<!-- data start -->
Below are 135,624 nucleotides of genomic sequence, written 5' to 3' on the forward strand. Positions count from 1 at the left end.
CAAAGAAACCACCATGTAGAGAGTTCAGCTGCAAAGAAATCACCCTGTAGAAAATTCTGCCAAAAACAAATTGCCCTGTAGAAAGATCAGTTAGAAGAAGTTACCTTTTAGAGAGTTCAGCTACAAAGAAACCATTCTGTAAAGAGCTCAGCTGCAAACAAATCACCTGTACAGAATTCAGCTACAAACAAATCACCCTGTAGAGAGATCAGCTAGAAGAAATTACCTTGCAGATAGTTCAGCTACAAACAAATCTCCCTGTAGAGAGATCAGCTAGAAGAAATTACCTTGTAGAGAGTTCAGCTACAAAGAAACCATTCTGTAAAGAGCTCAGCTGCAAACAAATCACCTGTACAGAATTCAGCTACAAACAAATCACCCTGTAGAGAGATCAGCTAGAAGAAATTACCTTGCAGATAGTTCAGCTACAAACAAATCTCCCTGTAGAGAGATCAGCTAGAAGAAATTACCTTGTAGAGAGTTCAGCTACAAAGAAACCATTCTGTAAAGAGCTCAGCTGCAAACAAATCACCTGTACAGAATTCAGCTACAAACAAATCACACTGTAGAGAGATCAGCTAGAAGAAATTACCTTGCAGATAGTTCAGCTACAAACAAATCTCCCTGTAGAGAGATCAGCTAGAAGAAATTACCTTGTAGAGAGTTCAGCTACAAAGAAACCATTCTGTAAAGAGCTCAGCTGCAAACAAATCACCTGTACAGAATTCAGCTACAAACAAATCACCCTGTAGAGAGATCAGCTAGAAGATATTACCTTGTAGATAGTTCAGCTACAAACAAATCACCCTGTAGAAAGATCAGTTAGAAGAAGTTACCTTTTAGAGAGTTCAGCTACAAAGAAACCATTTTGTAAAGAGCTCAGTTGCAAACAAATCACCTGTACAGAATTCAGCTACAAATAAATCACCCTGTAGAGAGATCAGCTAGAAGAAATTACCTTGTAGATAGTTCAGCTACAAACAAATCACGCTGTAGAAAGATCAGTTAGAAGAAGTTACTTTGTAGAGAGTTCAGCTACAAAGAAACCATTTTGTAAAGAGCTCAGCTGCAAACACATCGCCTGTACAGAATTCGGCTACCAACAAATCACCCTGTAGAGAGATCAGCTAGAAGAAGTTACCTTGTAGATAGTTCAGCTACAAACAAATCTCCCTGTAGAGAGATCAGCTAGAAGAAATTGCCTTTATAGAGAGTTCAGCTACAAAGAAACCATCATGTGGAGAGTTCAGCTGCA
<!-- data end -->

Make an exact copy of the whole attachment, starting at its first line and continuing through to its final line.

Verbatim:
Below are 135,624 nucleotides of genomic sequence, written 5' to 3' on the forward strand. Positions count from 1 at the left end.
CAAAGAAACCACCATGTAGAGAGTTCAGCTGCAAAGAAATCACCCTGTAGAAAATTCTGCCAAAAACAAATTGCCCTGTAGAAAGATCAGTTAGAAGAAGTTACCTTTTAGAGAGTTCAGCTACAAAGAAACCATTCTGTAAAGAGCTCAGCTGCAAACAAATCACCTGTACAGAATTCAGCTACAAACAAATCACCCTGTAGAGAGATCAGCTAGAAGAAATTACCTTGCAGATAGTTCAGCTACAAACAAATCTCCCTGTAGAGAGATCAGCTAGAAGAAATTACCTTGTAGAGAGTTCAGCTACAAAGAAACCATTCTGTAAAGAGCTCAGCTGCAAACAAATCACCTGTACAGAATTCAGCTACAAACAAATCACCCTGTAGAGAGATCAGCTAGAAGAAATTACCTTGCAGATAGTTCAGCTACAAACAAATCTCCCTGTAGAGAGATCAGCTAGAAGAAATTACCTTGTAGAGAGTTCAGCTACAAAGAAACCATTCTGTAAAGAGCTCAGCTGCAAACAAATCACCTGTACAGAATTCAGCTACAAACAAATCACACTGTAGAGAGATCAGCTAGAAGAAATTACCTTGCAGATAGTTCAGCTACAAACAAATCTCCCTGTAGAGAGATCAGCTAGAAGAAATTACCTTGTAGAGAGTTCAGCTACAAAGAAACCATTCTGTAAAGAGCTCAGCTGCAAACAAATCACCTGTACAGAATTCAGCTACAAACAAATCACCCTGTAGAGAGATCAGCTAGAAGATATTACCTTGTAGATAGTTCAGCTACAAACAAATCACCCTGTAGAAAGATCAGTTAGAAGAAGTTACCTTTTAGAGAGTTCAGCTACAAAGAAACCATTTTGTAAAGAGCTCAGTTGCAAACAAATCACCTGTACAGAATTCAGCTACAAATAAATCACCCTGTAGAGAGATCAGCTAGAAGAAATTACCTTGTAGATAGTTCAGCTACAAACAAATCACGCTGTAGAAAGATCAGTTAGAAGAAGTTACTTTGTAGAGAGTTCAGCTACAAAGAAACCATTTTGTAAAGAGCTCAGCTGCAAACACATCGCCTGTACAGAATTCGGCTACCAACAAATCACCCTGTAGAGAGATCAGCTAGAAGAAGTTACCTTGTAGATAGTTCAGCTACAAACAAATCTCCCTGTAGAGAGATCAGCTAGAAGAAATTGCCTTTATAGAGAGTTCAGCTACAAAGAAACCATCATGTGGAGAGTTCAGCTGCA